California

Ensuring all Californians Can Thrive as They Grow Older

Because California has the highest number of seniors living in poverty of any state in the nation, and has often led the country in crafting innovative progressive policies, our work in California not only impacts millions of lives, but also serves as a laboratory for policy change across the nation. In addition to our extensive work on dual eligible issues, improving the state’s In-Home Supportive Services (IHSS) program, and our efforts working in coalition to strengthen SSI in California, we also work with state legislators to craft policy. And whenever budget shortfalls lead to calls for cuts to programs senors rely on, we’re there to educate lawmakers about the impact and stop the cuts from happening. We’re also looking toward and helping to build a future where all California seniors can thrive through our participation and leadership on Governor Newsom’s stakeholder advisory committee for the state’s Master Plan for Aging. 

  • California's Master Plan for Aging
  • California Budget
  • Crisis Care Standards

California is growing older and poorer. The state has the highest rate of senior poverty in the nation and its population of older adults is set to nearly double over the next 20 years. The need for a plan to address the unmet economic security, and health and long-term care needs of the state’s older adults is urgent. In 2019, California’s Governor, Gavin Newsom, signed an executive order calling for a Master Plan for Aging and directed the Health and Human Services Agency to convene a cabinet level working group to advise in the development of the plan.

Justice in Aging’s Executive Director, Kevin Prindiville, as well as many of our partners, and Justice in Aging board member Fernando Torres-Gil sit on this committee. We look forward to helping drive aging policy in California, and creating a blueprint other states can follow.

See below for resources with Justice in Aging’s recommendations for ensuring that the Master Plan meets its goals to advance equity, increase economic security and safety, and improve access to quality, affordable health care and LTSS programs for all of us as we age. We will continue to add to this page over time.

Summary: 2021 Bills Related to the Master Plan for Aging, October 2021

Letter to Governor Newsom on the May Revision: Investments in the Master Plan for Aging, May 2021

Budget Summary: 2021 Budget Proposals Related to the Master Plan for Aging, May 2021

Summary2021 Legislative Bills Related to the Master Plan for Aging, February, 2021

Recommendations: Prevent and End Elder Abuse in California, March, 2020

Recommendations: Oral Health, August, 2020

Recommendations: Increase Income for Seniors and People with Disabilities who Receive SSI/SSP, February, 2020

Recommendations: Address Senior Hunger by Maximizing CalFresh and the Hold Harmless Food Benefits, February, 2020

Recommendations: Make Medi-Cal More Accessible and Affordable, December, 2019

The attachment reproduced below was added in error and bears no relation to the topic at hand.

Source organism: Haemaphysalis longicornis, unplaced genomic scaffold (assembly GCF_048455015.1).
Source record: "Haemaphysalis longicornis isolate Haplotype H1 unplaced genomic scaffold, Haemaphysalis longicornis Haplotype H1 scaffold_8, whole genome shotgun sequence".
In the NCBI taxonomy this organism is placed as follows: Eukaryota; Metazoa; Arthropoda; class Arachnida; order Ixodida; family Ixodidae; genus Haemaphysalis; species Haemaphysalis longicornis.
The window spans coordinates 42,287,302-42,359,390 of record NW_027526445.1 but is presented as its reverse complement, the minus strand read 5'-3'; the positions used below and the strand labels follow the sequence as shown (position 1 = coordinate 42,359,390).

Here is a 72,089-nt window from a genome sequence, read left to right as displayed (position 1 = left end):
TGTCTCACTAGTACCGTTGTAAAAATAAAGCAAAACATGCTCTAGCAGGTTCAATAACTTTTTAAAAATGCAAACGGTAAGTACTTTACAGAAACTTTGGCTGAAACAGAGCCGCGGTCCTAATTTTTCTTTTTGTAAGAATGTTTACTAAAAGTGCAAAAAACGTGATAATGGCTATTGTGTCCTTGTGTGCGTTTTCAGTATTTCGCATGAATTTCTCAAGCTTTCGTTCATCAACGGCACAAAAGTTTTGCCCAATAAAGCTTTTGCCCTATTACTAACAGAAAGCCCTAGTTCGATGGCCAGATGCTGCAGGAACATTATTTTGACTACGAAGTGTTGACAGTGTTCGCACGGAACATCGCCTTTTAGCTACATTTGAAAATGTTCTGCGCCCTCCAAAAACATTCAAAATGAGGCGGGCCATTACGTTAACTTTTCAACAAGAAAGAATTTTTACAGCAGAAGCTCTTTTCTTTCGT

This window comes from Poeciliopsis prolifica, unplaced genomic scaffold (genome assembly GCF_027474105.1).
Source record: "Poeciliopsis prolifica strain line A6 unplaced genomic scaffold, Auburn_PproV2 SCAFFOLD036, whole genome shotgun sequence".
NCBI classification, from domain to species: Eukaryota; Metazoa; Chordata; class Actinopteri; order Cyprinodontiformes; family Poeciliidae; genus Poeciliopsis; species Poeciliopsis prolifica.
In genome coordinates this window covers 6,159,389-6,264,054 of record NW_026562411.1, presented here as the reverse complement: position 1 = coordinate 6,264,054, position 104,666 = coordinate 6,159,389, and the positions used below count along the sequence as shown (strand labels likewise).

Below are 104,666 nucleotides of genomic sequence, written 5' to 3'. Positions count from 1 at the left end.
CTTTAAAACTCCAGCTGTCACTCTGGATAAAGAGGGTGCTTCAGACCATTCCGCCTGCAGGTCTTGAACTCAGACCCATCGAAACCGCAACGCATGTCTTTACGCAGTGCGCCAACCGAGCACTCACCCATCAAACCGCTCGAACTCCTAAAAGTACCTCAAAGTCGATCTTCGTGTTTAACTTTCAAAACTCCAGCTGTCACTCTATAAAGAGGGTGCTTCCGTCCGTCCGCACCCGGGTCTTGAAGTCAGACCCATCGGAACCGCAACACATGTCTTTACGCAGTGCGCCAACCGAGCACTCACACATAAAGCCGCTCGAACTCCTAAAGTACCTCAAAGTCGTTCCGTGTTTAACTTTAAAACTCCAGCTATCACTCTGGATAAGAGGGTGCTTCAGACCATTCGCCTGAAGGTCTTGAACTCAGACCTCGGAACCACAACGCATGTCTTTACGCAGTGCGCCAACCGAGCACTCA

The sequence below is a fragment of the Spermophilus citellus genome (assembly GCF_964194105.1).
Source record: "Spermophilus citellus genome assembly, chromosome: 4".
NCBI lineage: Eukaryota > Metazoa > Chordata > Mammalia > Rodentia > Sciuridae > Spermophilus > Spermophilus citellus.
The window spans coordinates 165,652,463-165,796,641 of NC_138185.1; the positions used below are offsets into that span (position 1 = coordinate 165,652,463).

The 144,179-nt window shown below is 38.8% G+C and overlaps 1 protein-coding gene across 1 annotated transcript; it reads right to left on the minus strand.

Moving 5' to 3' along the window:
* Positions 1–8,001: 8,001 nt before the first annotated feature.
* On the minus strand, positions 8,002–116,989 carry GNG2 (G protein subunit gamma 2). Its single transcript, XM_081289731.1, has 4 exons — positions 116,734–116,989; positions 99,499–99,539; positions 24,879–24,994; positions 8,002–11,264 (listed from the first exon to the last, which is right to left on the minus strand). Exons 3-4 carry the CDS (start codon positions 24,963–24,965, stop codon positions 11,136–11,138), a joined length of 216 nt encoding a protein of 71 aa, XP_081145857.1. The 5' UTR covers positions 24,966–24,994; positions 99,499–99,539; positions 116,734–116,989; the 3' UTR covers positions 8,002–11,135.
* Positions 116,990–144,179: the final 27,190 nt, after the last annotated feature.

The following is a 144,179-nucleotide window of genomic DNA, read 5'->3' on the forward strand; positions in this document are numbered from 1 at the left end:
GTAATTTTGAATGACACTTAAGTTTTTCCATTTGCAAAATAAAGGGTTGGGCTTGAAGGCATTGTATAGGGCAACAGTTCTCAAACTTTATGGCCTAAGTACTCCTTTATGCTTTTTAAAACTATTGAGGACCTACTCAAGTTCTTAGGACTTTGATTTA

Principles: An Equitable, Comprehensive Master Plan for Aging for all Californians, May, 2019

The state's final 2021-22 budget rolled out at the end of June 2021 into early July. The budget makes some historic and significant investments in the health and well-being of older adults in California, including reversing some of the long-term, harmful cuts made during the great recession. The budget was largely driven by California’s improved economic outlook since last year’s budget and allocates significant funding for all five goals of the state's Master Plan for Aging.   

Summary: 2021 Bills Related to the Master Plan for Aging, October 2021

Budget Summary: Justice in Aging's Summary of the Final California 2021-22 Budget, July, 29, 2021

Budget Summary: Justice in Aging’s Response to the May Revision 2021-22 Budget, May 24, 2021

Letter to Governor Newsom on the May Revision: Investments in the Master Plan for Aging, May 2021

Budget Summary: Justice in Aging's Response to the January 2021-22 Budget, January 22, 2021

Fact Sheet: Budget Cuts to Programs for Low-Income Older Adults Must be Rejected-Cuts would Disproportionately Hurt Older Adults of Color, June 2, 2020

In states that are hard hit by COVID-19 surges, older adults, people with disabilities, and people of color face a real risk of being denied life-saving medical care during the pandemic. Several states, including California, have issued medical rationing plans that discriminate against older adults and people with disabilities. Justice in Aging has been partnering with disability rights advocates across the country filing complaints with the Office of Civil Rights of the U.S. department of Health and Human Services and working with states to develop better standards. We are proud of our work in California convincing the state to reissue new, non-discriminatory guidelines. 

Read our summary of California's guidelines.

Advocates in other states can use this summary to push their states to issue guidelines that don't illegally discriminate on the basis of age and disability. 

Learn more about our work in other states on our COVID-19 Resource page. 

 

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